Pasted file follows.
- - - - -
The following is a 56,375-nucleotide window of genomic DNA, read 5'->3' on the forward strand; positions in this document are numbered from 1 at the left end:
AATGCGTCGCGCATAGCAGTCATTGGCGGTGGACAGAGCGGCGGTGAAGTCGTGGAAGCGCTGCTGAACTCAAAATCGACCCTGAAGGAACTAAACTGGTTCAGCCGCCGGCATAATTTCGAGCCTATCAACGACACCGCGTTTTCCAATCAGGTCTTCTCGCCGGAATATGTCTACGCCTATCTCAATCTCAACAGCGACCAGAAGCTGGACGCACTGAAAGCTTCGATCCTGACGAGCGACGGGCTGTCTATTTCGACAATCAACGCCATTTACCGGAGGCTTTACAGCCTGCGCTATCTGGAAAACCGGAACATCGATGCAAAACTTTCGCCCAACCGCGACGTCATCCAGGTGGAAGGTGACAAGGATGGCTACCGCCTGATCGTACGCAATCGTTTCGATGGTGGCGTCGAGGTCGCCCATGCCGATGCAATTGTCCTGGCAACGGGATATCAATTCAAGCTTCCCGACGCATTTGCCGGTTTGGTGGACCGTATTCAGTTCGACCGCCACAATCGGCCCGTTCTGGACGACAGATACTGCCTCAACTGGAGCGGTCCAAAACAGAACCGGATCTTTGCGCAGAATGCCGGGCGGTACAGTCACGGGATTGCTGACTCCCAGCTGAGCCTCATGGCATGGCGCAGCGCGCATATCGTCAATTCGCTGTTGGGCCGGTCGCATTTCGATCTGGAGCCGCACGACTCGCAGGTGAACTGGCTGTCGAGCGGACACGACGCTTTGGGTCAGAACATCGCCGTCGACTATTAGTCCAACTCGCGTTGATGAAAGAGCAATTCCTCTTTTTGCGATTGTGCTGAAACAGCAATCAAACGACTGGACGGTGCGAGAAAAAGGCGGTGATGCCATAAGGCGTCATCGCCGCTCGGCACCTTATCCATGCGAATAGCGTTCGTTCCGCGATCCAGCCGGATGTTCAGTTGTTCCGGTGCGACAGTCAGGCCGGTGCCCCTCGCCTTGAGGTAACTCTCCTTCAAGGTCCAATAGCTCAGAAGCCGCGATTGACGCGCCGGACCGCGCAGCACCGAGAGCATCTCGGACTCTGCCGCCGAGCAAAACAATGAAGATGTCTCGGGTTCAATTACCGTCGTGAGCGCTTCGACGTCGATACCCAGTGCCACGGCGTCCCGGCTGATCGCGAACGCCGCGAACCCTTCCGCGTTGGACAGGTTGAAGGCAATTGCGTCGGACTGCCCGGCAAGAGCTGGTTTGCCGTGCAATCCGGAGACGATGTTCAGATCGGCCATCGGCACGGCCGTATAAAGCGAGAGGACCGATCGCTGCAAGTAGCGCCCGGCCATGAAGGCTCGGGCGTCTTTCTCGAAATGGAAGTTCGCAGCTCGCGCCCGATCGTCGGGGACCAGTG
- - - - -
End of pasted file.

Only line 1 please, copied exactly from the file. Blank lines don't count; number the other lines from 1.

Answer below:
The following is a 56,375-nucleotide window of genomic DNA, read 5'->3' on the forward strand; positions in this document are numbered from 1 at the left end: